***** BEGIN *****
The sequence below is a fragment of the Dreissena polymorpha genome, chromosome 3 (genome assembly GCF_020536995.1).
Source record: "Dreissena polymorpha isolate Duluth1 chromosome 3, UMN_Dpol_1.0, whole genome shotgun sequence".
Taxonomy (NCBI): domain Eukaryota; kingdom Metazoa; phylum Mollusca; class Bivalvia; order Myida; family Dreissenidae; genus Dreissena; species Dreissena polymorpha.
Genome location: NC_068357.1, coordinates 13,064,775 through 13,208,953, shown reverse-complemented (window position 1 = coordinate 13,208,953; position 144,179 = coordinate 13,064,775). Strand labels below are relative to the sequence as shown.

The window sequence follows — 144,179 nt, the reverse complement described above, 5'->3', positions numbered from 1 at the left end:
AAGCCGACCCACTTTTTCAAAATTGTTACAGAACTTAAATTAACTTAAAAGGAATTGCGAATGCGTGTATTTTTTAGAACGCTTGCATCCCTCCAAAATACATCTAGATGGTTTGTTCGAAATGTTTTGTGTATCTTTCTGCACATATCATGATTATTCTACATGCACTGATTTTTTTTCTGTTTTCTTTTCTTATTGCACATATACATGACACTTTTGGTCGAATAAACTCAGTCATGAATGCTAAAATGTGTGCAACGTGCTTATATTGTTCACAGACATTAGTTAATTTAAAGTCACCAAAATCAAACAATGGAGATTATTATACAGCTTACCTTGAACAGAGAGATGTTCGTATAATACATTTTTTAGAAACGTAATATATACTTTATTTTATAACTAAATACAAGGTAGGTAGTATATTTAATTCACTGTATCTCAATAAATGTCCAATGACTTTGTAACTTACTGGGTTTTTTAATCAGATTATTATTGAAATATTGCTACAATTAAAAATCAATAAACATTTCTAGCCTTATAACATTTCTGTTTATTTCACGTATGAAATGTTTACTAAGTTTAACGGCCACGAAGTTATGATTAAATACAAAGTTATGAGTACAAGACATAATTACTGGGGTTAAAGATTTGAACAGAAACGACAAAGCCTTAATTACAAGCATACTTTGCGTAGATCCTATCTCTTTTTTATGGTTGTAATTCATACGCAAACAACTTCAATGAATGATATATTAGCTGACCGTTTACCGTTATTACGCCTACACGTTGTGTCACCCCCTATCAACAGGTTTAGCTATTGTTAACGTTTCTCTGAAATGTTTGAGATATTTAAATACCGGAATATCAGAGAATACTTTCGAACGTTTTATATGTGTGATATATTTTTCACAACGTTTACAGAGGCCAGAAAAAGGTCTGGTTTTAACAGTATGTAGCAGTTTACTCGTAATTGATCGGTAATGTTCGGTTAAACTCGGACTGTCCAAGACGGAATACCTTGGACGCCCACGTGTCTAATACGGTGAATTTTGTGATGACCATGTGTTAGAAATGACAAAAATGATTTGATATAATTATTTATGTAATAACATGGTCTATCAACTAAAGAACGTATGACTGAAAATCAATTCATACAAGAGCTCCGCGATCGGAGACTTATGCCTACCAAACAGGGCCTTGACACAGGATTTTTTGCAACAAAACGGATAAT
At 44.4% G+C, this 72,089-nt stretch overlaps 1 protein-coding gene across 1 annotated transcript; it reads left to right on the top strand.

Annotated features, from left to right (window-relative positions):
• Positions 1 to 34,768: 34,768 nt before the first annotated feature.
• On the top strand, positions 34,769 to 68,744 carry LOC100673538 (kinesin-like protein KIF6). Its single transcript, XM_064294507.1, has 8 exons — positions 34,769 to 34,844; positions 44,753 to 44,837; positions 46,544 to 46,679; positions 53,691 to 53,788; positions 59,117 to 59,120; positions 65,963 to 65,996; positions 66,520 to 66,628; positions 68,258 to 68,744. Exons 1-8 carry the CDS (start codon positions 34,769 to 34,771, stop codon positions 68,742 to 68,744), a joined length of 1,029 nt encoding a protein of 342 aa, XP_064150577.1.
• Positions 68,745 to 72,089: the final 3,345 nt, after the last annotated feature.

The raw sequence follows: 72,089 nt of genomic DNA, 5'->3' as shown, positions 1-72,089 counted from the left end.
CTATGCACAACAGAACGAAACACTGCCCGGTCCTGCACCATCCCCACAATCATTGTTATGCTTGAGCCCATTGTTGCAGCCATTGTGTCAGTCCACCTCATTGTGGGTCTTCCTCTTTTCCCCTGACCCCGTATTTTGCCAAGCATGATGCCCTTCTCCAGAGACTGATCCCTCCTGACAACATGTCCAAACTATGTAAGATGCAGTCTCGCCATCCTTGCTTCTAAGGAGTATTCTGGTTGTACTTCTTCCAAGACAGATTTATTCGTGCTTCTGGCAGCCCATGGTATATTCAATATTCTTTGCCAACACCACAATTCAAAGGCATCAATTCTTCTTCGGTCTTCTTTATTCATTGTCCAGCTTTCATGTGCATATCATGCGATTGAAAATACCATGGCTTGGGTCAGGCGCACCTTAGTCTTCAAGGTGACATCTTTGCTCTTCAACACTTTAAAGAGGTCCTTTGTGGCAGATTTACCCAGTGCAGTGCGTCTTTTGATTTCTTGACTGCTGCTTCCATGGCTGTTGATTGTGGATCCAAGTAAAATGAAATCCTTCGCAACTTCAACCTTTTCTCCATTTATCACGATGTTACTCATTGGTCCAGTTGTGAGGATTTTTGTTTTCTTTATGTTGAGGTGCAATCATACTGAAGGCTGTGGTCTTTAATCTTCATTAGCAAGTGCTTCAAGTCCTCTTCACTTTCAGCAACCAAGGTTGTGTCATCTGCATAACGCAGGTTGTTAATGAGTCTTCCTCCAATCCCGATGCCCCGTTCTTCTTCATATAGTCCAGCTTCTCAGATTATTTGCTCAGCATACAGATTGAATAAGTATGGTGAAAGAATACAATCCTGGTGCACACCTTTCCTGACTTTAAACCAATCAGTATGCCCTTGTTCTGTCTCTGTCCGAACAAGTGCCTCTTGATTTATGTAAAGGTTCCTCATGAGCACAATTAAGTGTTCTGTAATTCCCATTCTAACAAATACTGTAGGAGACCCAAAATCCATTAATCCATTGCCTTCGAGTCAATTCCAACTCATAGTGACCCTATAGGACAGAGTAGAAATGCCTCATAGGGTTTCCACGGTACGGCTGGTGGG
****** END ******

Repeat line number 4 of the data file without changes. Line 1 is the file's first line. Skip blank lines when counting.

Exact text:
Genome location: NC_068357.1, coordinates 13,064,775 through 13,208,953, shown reverse-complemented (window position 1 = coordinate 13,208,953; position 144,179 = coordinate 13,064,775). Strand labels below are relative to the sequence as shown.